Sharks Have Long-Lasting Relationships
Sharks are a species whose image has been most distorted by human representations. Movies, stories and even some documentaries reflect them as ruthless, cruel and lonely predators.
Fortunately, its nightmare image is gradually being dismantled with each study and awareness campaign. In fact, recently a study has been published that shows that no rule is absolute. Why? Because it seems that the shark is also capable of maintaining lasting relationships.
The study that concerns us in this article – Companions and Casual Acquaintances: The Nature of Associations Among Bull Sharks at a Shark Feeding Site in Fiji – took as an object of study the lamia sharks (Carcharhinus leucas). These sharks populate the waters around the island and, despite their threatening appearance, they’re very peaceful and can swim around humans without putting them in danger.
The average length of these fish, which years ago could reach 3 meters (6.6 feet), has been reduced to 2.3 meters due to the intensive hunting of the largest specimens.
The cited publication is a longitudinal study that has recorded the movements of 91 lick shark specimens over 13 years. The identification of individuals was carried out through scars, deformations or missing limbs. 3,000 dives were made in Fiji’s Shark Reef Marine Reserve (SRMR) to study its behavior.
Results: sharks have long-lasting relationships
Although affiliative behavior among sharks had already been observed before, it was carried out under unreliable conditions. This was because it was an aquaculture operation, in which these fish can’t behave naturally. Furthermore, both the duration of the study and the number of individuals were too few.
However, the results of previous investigations have been confirmed by the study in question. In it, divers sampled the number of times the same sharks appeared in various dives, and which sharks appeared with each other.
Not only did this reinforce the idea that certain sharks preferred the company of certain sharks, but it also showed that they sustained these affiliations over time. Despite being solitary animals, the presence of available and sufficient food for all provided by diving tourism in Fiji means that sharks join together to feed without competing.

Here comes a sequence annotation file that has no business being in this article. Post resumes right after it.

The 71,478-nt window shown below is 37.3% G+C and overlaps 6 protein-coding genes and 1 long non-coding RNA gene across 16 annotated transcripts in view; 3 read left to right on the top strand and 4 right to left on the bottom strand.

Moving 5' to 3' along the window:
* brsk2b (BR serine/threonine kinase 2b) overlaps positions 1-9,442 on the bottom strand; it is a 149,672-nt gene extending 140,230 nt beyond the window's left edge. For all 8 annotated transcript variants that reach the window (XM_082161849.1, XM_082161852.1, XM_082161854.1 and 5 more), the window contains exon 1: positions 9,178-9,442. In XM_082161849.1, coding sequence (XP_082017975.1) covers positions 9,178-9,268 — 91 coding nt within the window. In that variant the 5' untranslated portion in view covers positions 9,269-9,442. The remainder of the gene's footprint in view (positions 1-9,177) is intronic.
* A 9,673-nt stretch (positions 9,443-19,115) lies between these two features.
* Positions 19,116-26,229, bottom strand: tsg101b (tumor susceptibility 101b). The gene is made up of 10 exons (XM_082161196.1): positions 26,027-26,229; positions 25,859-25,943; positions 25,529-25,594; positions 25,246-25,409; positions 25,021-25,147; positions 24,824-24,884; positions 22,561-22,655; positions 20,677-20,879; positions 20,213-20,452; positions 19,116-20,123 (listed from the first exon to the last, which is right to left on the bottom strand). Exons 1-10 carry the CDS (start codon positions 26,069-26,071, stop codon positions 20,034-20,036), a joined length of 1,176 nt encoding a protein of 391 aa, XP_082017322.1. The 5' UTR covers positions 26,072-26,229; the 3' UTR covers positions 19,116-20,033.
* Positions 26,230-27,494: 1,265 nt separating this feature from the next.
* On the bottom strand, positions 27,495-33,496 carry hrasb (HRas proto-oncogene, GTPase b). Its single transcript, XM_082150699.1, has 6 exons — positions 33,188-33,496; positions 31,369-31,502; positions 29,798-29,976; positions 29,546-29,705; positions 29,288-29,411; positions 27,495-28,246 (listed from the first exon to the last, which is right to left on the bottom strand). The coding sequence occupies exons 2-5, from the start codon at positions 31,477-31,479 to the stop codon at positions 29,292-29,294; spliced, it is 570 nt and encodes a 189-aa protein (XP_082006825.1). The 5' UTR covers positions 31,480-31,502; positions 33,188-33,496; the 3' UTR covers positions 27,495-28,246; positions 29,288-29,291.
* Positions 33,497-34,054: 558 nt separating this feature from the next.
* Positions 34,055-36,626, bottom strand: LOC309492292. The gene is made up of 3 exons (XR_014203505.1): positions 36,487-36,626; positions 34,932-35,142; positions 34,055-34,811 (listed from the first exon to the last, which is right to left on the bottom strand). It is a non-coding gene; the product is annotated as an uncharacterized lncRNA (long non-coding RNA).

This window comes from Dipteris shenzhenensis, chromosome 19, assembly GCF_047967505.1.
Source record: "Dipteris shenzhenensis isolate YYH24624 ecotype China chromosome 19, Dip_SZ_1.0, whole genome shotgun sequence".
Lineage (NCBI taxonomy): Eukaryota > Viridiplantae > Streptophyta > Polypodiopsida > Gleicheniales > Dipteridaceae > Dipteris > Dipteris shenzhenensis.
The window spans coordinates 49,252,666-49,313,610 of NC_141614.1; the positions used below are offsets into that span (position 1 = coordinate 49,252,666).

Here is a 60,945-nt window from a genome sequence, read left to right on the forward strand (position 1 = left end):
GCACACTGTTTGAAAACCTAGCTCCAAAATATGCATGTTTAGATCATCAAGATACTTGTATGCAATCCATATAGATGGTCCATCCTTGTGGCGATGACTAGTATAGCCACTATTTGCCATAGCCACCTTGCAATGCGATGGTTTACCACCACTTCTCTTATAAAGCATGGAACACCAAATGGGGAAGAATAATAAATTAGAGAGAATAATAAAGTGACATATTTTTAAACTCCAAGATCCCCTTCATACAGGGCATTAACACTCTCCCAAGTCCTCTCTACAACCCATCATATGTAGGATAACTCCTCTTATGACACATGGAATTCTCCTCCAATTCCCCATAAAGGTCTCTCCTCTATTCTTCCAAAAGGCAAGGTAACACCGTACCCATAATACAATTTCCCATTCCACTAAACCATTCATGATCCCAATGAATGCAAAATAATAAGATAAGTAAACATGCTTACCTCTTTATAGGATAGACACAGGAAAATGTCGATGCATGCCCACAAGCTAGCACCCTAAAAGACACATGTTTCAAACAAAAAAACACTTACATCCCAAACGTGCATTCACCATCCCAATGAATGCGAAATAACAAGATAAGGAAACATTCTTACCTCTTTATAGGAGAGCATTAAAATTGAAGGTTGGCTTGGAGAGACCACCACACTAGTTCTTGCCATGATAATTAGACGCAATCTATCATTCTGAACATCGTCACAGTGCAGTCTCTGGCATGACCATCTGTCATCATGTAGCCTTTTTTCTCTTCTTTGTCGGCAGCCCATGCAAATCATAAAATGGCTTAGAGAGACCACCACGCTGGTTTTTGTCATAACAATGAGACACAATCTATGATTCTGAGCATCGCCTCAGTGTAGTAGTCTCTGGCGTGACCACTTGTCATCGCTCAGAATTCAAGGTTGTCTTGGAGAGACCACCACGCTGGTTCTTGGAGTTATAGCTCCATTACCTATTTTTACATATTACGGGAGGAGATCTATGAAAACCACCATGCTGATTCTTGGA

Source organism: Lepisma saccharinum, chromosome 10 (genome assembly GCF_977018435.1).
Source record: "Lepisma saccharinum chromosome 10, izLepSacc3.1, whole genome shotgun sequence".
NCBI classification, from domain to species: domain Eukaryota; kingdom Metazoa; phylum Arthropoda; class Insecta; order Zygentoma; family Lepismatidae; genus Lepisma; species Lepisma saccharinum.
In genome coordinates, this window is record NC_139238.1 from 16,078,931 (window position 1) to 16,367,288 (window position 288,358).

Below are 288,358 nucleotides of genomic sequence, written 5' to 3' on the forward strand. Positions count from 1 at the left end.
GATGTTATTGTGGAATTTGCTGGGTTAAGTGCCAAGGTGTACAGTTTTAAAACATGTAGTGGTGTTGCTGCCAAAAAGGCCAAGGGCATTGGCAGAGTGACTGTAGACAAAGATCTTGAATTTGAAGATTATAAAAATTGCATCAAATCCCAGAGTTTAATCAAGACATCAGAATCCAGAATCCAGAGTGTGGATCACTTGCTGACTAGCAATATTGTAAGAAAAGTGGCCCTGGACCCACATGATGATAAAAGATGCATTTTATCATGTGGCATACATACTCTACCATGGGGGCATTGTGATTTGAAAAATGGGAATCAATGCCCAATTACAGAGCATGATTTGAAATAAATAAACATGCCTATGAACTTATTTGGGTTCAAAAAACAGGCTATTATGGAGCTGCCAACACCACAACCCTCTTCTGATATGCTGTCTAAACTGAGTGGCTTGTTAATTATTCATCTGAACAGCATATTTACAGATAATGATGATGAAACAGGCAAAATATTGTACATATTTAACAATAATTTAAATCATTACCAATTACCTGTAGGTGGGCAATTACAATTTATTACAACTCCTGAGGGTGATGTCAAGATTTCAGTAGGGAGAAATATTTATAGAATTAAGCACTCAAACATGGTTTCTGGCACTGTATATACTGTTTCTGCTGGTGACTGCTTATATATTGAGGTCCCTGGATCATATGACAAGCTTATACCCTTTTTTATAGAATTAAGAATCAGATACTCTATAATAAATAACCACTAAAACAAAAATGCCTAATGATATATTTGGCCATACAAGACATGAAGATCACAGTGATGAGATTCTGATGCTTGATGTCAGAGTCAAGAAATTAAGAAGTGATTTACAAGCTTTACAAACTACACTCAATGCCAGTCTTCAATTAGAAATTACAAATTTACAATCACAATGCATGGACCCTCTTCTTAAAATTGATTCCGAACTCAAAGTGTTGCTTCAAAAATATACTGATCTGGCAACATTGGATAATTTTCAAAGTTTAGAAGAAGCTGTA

The direct feeding of the sharks seemed to favor fission-fusion dynamics among the specimens that came every day to the dive site.
The downside that the study authors themselves showed is exactly what we mentioned. The lamia sharks don’t need to compete with each other to feed, as the visitors provide it. We don’t know whether they would do the same if the resources were more limited resources.
In fact, the number of sharks that approach the reserve to feed is gradually increasing. These groups, with a reduced risk of predation and competition, are also beneficial for them to find a mate in the reproductive season.
Conclusions: friendship between sharks
The researchers added one more nuance to the conclusions they had found: talking about friendship between sharks is an anthropocentric idea. By this they meant that applying biological processes such as gregariousness to solitary animals in a deterministic way is, at best, reckless.
In observational studies, it’s easy to try to identify with species, even if they’re as biologically distant as sharks. This process, even though it fosters empathy between species and helps to progressively identify the universal bases of behavior, must follow a scientific process in order to verify it.
What’s clear is that these discoveries are a sign that nothing is absolute and that the nature of a species doesn’t completely determine its behavior. Even using an anthropomorphic point of view, this study is further proof that there’s no need for war when there are enough resources for everyone.It might interest you...